While I was in London last week to visit the London Book Fair, I decided to attend the meeting Poetry for a Change which was held at the Poets’ Corner, introduced and moderated by Ali Richardson.
It was an hour of sheer delight in which I discovered a new way to use poetry for the wellbeing of people who are neither experts nor able to write and appreciate poetry.
A quote by Hafiz of Shiraz summarizes the main message of the meeting held by William Sieghart (founder of the National Poetry Day) and Jane Davis (creator of The Reader)
I wish I could show you, when you are lonely or in darkness, the Astonishing Light of your own Being!
How can it be done? I already knew that poetry can enlighten both our souls and lives, but I found out that there are some shared reading groups which can help the participants, after listening to poems read aloud, together with literature properly chosen, to express their deepest feelings, either joyful or sad. In addition, all the members of the group can share their own feelings with others so to be understood and cheered up, if necessary. In any case feel better, gradually recovered and innerly healed. Shared reading has been proven to promote better health and well-being, together with increasing social inclusion.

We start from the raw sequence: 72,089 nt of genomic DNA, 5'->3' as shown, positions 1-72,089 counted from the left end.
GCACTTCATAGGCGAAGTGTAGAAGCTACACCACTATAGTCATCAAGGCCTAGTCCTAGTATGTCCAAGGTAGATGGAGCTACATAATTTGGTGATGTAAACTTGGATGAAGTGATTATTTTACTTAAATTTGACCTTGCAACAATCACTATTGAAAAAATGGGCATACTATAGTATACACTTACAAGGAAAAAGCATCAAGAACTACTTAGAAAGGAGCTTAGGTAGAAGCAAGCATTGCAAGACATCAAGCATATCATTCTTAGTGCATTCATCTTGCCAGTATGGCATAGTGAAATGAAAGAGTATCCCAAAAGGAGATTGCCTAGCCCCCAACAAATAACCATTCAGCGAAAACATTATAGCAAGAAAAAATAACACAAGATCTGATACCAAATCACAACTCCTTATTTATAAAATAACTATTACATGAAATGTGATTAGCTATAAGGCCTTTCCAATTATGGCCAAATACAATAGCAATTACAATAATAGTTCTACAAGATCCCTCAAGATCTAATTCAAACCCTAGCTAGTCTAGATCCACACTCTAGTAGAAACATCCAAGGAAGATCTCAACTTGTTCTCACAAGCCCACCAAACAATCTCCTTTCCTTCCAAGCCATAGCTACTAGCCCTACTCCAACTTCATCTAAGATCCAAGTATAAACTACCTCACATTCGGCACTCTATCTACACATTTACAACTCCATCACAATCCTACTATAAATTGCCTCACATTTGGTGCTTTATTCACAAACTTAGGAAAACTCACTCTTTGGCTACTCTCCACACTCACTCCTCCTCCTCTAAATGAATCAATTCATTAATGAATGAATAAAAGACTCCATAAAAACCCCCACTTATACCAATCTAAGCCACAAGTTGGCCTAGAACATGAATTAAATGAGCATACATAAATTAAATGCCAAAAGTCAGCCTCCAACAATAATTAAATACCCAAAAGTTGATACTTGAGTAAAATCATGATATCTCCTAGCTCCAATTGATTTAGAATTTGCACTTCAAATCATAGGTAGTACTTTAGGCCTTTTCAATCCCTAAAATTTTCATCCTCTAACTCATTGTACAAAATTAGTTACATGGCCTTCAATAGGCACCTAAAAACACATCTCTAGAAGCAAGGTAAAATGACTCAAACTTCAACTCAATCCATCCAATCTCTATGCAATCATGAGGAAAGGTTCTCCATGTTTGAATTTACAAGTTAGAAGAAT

Of course, the poems must be chosen carefully and, for this purpose, it can be used the book The Poetry Pharmacy by William Sieghart.
I am considering of organizing such a group where I live and I will propose that experience at the library committee which I am a member of.
I also wondered which was the poem that I consider powerfully healing for me and I had no doubt in choosing it:
This lonely hill was always dear to me,
and this hedgerow, which cuts off the view
of so much of the last horizon.
But sitting here and gazing, I can see
beyond, in my mind’s eye, unending spaces,
and superhuman silences, and depthless calm,
till what I feel
is almost fear. And when I hear
the wind stir in these branches, I begin
comparing that endless stillness with this noise:
and the eternal comes to mind,
and the dead seasons, and the present
living one, and how it sounds.
So my mind sinks in this immensity:
and foundering is sweet in such a sea.
[L’infinito by Giacomo Leopardi]
(translated by Jonathan Galassi)